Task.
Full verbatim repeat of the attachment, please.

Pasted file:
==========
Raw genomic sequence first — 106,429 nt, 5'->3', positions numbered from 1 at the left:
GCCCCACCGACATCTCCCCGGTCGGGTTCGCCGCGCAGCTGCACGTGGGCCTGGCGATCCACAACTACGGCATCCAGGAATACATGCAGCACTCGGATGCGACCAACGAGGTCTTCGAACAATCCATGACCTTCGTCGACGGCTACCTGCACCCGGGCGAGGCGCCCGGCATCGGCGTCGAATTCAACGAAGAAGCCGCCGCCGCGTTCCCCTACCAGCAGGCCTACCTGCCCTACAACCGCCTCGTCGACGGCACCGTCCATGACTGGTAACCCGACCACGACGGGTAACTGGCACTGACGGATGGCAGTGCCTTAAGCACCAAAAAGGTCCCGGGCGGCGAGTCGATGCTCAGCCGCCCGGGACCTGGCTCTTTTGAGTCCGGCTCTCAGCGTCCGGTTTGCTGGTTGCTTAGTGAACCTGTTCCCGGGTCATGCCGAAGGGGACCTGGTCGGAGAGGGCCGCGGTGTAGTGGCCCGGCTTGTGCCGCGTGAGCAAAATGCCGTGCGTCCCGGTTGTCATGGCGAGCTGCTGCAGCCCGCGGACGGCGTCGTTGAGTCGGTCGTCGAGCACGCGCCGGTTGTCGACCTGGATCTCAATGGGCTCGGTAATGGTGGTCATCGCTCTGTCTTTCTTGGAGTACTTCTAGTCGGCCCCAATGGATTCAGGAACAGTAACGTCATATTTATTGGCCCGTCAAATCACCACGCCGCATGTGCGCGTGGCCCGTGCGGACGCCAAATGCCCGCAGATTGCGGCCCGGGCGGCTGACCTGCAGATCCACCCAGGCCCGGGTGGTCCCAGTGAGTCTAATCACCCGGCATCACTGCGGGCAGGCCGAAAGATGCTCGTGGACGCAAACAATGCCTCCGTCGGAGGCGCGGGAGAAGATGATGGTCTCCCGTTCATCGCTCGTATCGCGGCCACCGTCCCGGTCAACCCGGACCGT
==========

Raw genomic sequence first — 106,429 nt, 5'->3', positions numbered from 1 at the left:
GCCCCACCGACATCTCCCCGGTCGGGTTCGCCGCGCAGCTGCACGTGGGCCTGGCGATCCACAACTACGGCATCCAGGAATACATGCAGCACTCGGATGCGACCAACGAGGTCTTCGAACAATCCATGACCTTCGTCGACGGCTACCTGCACCCGGGCGAGGCGCCCGGCATCGGCGTCGAATTCAACGAAGAAGCCGCCGCCGCGTTCCCCTACCAGCAGGCCTACCTGCCCTACAACCGCCTCGTCGACGGCACCGTCCATGACTGGTAACCCGACCACGACGGGTAACTGGCACTGACGGATGGCAGTGCCTTAAGCACCAAAAAGGTCCCGGGCGGCGAGTCGATGCTCAGCCGCCCGGGACCTGGCTCTTTTGAGTCCGGCTCTCAGCGTCCGGTTTGCTGGTTGCTTAGTGAACCTGTTCCCGGGTCATGCCGAAGGGGACCTGGTCGGAGAGGGCCGCGGTGTAGTGGCCCGGCTTGTGCCGCGTGAGCAAAATGCCGTGCGTCCCGGTTGTCATGGCGAGCTGCTGCAGCCCGCGGACGGCGTCGTTGAGTCGGTCGTCGAGCACGCGCCGGTTGTCGACCTGGATCTCAATGGGCTCGGTAATGGTGGTCATCGCTCTGTCTTTCTTGGAGTACTTCTAGTCGGCCCCAATGGATTCAGGAACAGTAACGTCATATTTATTGGCCCGTCAAATCACCACGCCGCATGTGCGCGTGGCCCGTGCGGACGCCAAATGCCCGCAGATTGCGGCCCGGGCGGCTGACCTGCAGATCCACCCAGGCCCGGGTGGTCCCAGTGAGTCTAATCACCCGGCATCACTGCGGGCAGGCCGAAAGATGCTCGTGGACGCAAACAATGCCTCCGTCGGAGGCGCGGGAGAAGATGATGGTCTCCCGTTCATCGCTCGTATCGCGGCCACCGTCCCGGTCAACCCGGACCGT